Proposed mechanisms whereby severe OSA impacts BP control include endothelial dysfunction (driven by intermittent hypoxia), increased sympathetic activity, hyperaldosteronism, poor medication adherence, and pharmacokinetic alterations or chronic therapeutic effects from untreated OSA.6

There is also the possibility that underlying mechanisms associated with resistant HTN could worsen OSA, so that the relationship could be bi-directional, such that treatment of HTN could improve OSA severity. Aldosterone excess is a common cause of resistant HTN, and 20% of our resistant HTN population has biochemical evidence of primary aldosteronism.12 Interestingly, aldosteronism blockade with spironolactone significantly reduced BP in a small cohort of resistant HTN patients, including in those without biochemical aldosterone excess.13 It is notable that in Walia's cohort, none of the 28 subjects with elevated BP despite an intensive BP regimen were on an aldosterone blocker.6 This could partially explain the correlation between uncontrolled BP, despite an intensive BP regimen and OSA severity. Our laboratory has noted a correlation between plasma aldosterone levels and OSA severity in resistant HTN patients.14 We also observed that spironolactone reduced OSA severity in these patients, despite remaining on a thiazide diuretic.15 Aldosterone excess mediates chronic fluid retention, so our data support the hypothesis that aldosterone-mediated chronic fluid retention could impact (worsen) OSA severity.15 We also noted that increased dietary sodium correlated with OSA severity in patients with resistant HTN and hyperaldosteronism.16 Although this finding needs to be verified in a randomized controlled trial, we postulate that this aldosterone-induced worsening of OSA may be mediated through increased fluid retention in the surrounding soft tissues of the upper airway.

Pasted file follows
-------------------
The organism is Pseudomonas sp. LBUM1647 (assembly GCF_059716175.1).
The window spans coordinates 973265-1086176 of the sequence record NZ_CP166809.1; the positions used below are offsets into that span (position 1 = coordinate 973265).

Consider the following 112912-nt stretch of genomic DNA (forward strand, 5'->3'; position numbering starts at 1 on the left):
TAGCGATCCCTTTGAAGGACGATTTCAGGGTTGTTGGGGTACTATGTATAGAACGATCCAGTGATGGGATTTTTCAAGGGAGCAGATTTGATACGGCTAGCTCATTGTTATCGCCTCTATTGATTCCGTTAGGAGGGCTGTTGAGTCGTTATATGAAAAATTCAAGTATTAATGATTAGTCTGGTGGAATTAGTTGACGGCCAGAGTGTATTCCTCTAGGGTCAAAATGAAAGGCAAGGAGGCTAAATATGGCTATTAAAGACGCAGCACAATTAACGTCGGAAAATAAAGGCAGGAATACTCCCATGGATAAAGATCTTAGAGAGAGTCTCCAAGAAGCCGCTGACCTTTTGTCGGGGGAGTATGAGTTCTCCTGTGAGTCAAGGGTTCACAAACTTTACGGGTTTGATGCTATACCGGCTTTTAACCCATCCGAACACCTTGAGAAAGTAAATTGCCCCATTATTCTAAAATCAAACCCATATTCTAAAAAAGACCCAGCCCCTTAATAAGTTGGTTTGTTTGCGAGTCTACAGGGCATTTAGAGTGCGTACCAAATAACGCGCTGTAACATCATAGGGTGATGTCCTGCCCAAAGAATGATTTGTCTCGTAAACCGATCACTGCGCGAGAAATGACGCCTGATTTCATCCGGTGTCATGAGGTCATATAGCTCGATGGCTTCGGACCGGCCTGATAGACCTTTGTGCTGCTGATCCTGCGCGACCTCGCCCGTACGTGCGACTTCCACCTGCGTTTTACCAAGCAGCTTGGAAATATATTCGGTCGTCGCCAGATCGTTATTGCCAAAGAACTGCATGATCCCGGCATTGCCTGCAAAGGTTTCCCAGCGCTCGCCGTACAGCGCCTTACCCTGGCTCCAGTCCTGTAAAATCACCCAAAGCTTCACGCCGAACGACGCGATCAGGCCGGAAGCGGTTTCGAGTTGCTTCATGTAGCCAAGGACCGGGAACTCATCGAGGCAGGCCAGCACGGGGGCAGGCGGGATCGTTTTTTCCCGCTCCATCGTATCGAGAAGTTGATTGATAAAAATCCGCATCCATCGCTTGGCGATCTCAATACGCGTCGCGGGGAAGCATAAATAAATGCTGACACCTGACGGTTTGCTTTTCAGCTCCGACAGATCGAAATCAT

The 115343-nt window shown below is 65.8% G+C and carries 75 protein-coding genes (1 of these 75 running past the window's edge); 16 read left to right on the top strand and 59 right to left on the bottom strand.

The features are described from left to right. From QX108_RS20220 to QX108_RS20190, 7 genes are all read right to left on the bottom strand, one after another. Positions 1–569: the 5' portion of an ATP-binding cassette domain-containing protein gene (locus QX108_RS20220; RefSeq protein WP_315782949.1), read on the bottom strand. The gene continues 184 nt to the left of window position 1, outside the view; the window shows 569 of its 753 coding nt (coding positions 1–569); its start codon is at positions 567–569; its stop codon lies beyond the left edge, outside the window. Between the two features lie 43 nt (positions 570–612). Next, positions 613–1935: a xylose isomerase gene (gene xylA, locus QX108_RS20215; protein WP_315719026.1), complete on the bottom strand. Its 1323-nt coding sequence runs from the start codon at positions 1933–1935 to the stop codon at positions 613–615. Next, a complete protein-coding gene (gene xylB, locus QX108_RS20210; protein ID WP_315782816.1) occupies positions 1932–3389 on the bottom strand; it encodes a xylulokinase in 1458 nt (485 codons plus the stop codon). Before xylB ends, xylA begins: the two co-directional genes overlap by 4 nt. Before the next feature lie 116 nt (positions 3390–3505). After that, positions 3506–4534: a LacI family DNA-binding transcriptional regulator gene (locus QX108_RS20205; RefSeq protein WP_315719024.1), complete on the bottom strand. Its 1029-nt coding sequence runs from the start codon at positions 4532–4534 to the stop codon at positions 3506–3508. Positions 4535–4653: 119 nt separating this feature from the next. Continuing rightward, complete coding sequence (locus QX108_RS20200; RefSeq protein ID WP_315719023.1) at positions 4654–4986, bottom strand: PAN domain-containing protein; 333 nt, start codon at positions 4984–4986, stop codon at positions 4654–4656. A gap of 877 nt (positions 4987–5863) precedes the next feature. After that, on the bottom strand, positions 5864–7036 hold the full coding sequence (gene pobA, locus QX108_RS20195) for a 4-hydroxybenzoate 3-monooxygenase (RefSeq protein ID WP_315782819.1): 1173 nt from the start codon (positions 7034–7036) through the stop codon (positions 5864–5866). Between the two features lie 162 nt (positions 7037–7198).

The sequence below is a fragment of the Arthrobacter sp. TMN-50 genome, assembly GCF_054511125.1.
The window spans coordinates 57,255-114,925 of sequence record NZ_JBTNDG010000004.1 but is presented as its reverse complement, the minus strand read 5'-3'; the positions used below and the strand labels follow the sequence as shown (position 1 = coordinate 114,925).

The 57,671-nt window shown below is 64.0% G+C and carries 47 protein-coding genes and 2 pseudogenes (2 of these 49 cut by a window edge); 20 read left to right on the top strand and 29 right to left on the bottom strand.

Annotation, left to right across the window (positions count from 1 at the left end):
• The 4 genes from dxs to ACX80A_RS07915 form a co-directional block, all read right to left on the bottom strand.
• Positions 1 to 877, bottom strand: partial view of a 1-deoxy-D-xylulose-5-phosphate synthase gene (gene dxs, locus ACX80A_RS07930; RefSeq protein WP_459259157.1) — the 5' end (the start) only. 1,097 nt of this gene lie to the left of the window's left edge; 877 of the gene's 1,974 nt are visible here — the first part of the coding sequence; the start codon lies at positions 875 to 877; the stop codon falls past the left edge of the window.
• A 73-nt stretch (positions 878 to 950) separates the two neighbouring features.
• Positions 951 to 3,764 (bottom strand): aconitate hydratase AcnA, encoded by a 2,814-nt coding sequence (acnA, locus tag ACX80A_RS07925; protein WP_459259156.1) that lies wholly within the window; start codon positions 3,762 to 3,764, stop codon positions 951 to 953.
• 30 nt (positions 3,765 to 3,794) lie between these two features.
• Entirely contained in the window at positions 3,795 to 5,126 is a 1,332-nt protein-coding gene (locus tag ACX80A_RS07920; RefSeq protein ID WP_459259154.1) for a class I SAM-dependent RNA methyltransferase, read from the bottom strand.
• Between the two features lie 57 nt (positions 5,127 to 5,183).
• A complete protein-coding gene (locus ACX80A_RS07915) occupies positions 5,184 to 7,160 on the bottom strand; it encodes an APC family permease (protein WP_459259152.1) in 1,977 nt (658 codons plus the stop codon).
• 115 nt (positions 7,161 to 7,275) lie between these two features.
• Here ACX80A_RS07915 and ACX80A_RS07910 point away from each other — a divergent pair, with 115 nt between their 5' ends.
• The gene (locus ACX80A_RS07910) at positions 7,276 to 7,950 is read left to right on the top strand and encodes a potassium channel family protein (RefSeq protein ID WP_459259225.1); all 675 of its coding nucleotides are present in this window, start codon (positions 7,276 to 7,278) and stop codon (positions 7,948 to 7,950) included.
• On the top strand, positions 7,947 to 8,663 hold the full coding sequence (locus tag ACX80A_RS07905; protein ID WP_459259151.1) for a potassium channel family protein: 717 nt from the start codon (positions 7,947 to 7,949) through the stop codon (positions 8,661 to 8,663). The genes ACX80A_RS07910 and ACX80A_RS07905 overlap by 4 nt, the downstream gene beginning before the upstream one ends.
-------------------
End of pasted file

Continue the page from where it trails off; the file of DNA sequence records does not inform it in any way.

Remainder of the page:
Friedman et al. noted that a significant spontaneous fluid shift going from the legs to the neck occurs during sleep time in patients with drug-resistant HTN.17 The AHI strongly correlated with the amount of leg fluid volume displaced.17 Thus, fluid accumulation in the soft tissues of the upper airway in the neck may partly explain the higher OSA severity in patients with resistant HTN.

In conclusion, OSA severity correlates with poor BP control in patients with significant cardiovascular risk factors and resistant or difficult-to-control HTN.6 Twelve weeks of CPAP therapy may result in a mild reduction in mean 24-hour BP (3.1 mm Hg) in patients with resistant HTN and an AHI > 15/ hour, which has the potential to reduce CVD risk.9 Mechanisms of the association between resistant HTN and OSA severity are still being elucidated and may be bi-directional.15 Since spironolactone has the potential to improve BP control and AHI in patients with resistant HTN, spironolactone should be considered, along with CPAP therapy, in these patients.15,18,19 Future research will define the best management strategies for OSA patients with resistant hypertension; hopefully it will not take another thirty years.


Dr. Harding is supported by a National Heart, Lung, and Blood Institute Grant, RO1-HL 113004. Dr. Harding has indicated no financial conflicts of interest.


Harding SM. Resistant hypertension and untreated severe sleep apnea: slowly gaining insight. J Clin Sleep Med 2014;10(8):845-846.